#13 parnesh

parnesh

    Vintage

  • Member - Gold

  • PipPipPipPipPipPipPip
  • 642 posts
  • Flag:

Posted 27 November 2012 - 21:53

It is pretty hard to go past a L2K for the value for money. However if your interested in Japanese pens have a look at some of the pilot pens. In particular the custom 92 is similar to a TWSBI 540/ Lamy 2000 but is a demonstrator. It is also the same price as a L2K. Also look at the 742/912 pens. These are CC pens but have the Con-70 convertor which has a large capacity. These have the larger #10 nibs which come in > 10 different factory sizes e.g EF, F, FM, M, B, SF, SFM you get the picture. In particular the soft nibs are said to be wonderful writers a have a nice feel. You can also get the 74 which is smaller but this might be too small for your tastes.

I would not recommend a modern pelikan unless youre getting a m800 or m1000. Personally the m200,m400,m600 nibs offer nothing over the L2K.

If you like vintage look, get a vinatge pen. In particular look at pelikan 400NN and vintage aurora 88. I have both and they are great value for money and different in looks and feel from the L2K. the pelikan has a nice semi-flex nib.

#14 parnesh

parnesh

    Vintage

  • Member - Gold

  • PipPipPipPipPipPipPip
  • 642 posts
  • Flag:

Posted 27 November 2012 - 22:36

It is pretty hard to go past a L2K for the value for money. However if your interested in Japanese pens have a look at some of the pilot pens. In particular the custom 92 is similar to a TWSBI 540/ Lamy 2000 but is a demonstrator. It is also the same price as a L2K. Also look at the 742/912 pens. These are CC pens but have the Con-70 convertor which has a large capacity. These have the larger #10 nibs which come in > 10 different factory sizes e.g EF, F, FM, M, B, SF, SFM you get the picture. In particular the soft nibs are said to be wonderful writers a have a nice feel. You can also get the 74 which is smaller but this might be too small for your tastes.

I would not recommend a modern pelikan unless youre getting a m800 or m1000. Personally the m200,m400,m600 nibs offer nothing over the L2K.

If you like vintage look, get a vinatge pen. In particular look at pelikan 400NN and vintage aurora 88. I have both and they are great value for money and different in looks and feel from the L2K. the pelikan has a nice semi-flex nib.



I should add that I am in no way implying that these are a class above the L2K but more so that they offer something different as a similar value proposition.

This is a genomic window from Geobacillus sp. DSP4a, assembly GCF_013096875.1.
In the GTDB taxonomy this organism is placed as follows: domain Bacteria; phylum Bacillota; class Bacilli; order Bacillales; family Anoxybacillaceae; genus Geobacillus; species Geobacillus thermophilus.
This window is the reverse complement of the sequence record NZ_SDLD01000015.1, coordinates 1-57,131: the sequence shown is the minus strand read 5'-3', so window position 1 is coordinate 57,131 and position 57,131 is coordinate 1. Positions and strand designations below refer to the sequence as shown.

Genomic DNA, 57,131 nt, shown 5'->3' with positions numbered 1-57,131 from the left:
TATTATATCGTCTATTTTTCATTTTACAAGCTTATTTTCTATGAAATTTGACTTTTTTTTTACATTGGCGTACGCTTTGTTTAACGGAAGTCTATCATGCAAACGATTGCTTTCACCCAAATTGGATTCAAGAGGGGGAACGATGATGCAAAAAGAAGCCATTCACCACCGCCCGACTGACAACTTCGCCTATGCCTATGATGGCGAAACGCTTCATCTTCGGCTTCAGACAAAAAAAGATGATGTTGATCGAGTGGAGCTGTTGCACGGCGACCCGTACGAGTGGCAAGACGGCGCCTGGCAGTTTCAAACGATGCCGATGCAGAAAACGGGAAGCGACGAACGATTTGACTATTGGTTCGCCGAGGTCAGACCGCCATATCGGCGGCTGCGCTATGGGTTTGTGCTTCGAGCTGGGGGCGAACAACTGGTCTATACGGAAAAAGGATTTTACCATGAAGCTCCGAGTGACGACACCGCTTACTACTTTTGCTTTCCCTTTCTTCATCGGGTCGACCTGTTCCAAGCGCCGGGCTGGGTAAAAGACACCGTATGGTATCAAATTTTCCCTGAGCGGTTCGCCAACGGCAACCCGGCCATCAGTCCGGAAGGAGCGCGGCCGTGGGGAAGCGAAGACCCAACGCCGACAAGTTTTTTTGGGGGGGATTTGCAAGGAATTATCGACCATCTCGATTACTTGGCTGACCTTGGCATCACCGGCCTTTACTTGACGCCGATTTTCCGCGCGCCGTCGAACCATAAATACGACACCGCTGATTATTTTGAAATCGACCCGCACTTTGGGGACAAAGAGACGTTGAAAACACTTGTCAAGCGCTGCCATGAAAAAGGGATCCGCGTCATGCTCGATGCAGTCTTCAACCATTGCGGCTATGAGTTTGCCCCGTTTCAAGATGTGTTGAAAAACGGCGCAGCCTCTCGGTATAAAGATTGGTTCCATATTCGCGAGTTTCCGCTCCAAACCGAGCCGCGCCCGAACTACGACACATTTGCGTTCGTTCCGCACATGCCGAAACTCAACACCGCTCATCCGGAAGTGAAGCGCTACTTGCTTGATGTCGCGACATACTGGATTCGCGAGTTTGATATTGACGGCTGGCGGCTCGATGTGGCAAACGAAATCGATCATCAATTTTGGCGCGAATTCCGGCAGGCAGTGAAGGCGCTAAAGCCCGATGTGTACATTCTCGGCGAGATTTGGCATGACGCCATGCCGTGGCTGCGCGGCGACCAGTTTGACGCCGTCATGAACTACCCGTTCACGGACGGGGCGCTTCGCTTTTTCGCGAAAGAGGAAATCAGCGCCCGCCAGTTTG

#15 Miketsheehan

Miketsheehan

    BAPCer

  • Member - Gold

  • PipPipPipPipPipPip
  • 275 posts
  • Flag:

Posted 28 November 2012 - 11:26

To me the next step from a Lamy 2000 is a 2000m or if you want a different brand I would recommend a Pelikan in the 600 or 800 size.

Perfect

#16 Miketsheehan

Miketsheehan

    BAPCer

  • Member - Gold

  • PipPipPipPipPipPip
  • 275 posts
  • Flag:

Posted 28 November 2012 - 11:28

It is pretty hard to go past a L2K for the value for money. However if your interested in Japanese pens have a look at some of the pilot pens. In particular the custom 92 is similar to a TWSBI 540/ Lamy 2000 but is a demonstrator. It is also the same price as a L2K. Also look at the 742/912 pens. These are CC pens but have the Con-70 convertor which has a large capacity. These have the larger #10 nibs which come in > 10 different factory sizes e.g EF, F, FM, M, B, SF, SFM you get the picture. In particular the soft nibs are said to be wonderful writers a have a nice feel. You can also get the 74 which is smaller but this might be too small for your tastes.

I would not recommend a modern pelikan unless youre getting a m800 or m1000. Personally the m200,m400,m600 nibs offer nothing over the L2K.

If you like vintage look, get a vinatge pen. In particular look at pelikan 400NN and vintage aurora 88. I have both and they are great value for money and different in looks and feel from the L2K. the pelikan has a nice semi-flex nib.

Very strong recos IMHO

#17 owenj

owenj

    Extremely Rare

  • Member - Gold

  • PipPipPipPipPipPip
  • 207 posts
  • Location:Seattle
  • Flag:

Posted 28 November 2012 - 18:34

I'd also throw a nod in for the Bexley Corona. It's not necessarily a step above the Lamy 2000, but it has similarities/advantages that the Lamy has while being different. Not sure on the "vintage" feel as that's subjective, but it does come in I think an older, Parker-esque color combo?